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Port of Los Angeles Sees Busiest May in History; Imports Climb Double Digits

The peak shipping season brought on by back-to-school hasn’t yet started and the Port of Los Angeles is already experiencing record-high cargo volumes.

May marked the port’s busiest in history as cargo volumes jumped 11 percent over the same period last year.

Imports were up 15 percent in the month to 400,765 20-foot equivalent units (TEUs) while exports rose 6.3% to 162,487 TEUs. Overall in May, the port handled 770,409 TEUs.

“The strong growth both on the import and export side is encouraging as we continue to explore ways to improve supply chain efficiencies,” the port’s executive director, Gene Seroka, said.

Year to date, cargo volumes are up 8.7% to 3,457,569 TEUs compared to the same time in 2015.

“The unwavering efforts of our supply chain partners, including organized labor, has had a significant impact on our success,” Seroka said.

Neighboring Port of Long Beach fared similarly in May with cargo volume growth a smaller 0.8% but still bringing the port to its second busiest May in history. Imports were up 1 percent to 330,639 TEUs and exports were up 2 percent to 138,594 TEUs. Overall volume for May totaled 640,566 TEUs and for the first five months of the year volumes are down 1.5%.

The Long Beach port said its numbers are in line with the National Retail Federation’s (NRF) expectations considering that U.S. stores are still holding excess inventory, which has muted ocean trade.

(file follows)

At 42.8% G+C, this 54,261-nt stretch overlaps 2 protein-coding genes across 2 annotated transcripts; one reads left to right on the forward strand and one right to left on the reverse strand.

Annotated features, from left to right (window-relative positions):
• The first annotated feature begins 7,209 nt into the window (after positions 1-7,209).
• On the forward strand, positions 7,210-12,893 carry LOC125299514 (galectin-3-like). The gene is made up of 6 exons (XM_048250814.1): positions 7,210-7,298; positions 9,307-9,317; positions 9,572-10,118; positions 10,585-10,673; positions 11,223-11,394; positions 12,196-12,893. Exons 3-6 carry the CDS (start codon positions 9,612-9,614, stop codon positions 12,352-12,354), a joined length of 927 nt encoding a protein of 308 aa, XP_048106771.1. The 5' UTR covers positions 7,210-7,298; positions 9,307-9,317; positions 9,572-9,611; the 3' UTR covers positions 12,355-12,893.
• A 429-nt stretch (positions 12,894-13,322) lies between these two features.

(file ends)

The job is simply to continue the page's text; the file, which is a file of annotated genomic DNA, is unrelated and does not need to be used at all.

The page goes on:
“The year-over-year comparisons to 2015 are difficult to make, given the unusual patterns last year when the industry ramped up activity following the congestion slowdowns at the start of that year,” the Long Beach port noted in a statement.

The Port of New York and New Jersey hasn’t yet reported numbers for May but in April, imports were down 2.6% to 244,677 TEUs and exports were down 8.1% to 114,824 TEUs.

What remains to be seen is how the opening of the expanded Panama Canal later this month will affect ports on the west. Since the new canal will be able to handle bigger ships and some carriers are starting to reroute goods coming from Asia to the East Coast ports.

Shipping capacity from Asia to the West Coast is expected to fall 3 percent while capacity to the East Coast is projected up 4 percent, World Maritime News reported, citing data from shipping research firm Alphaliner.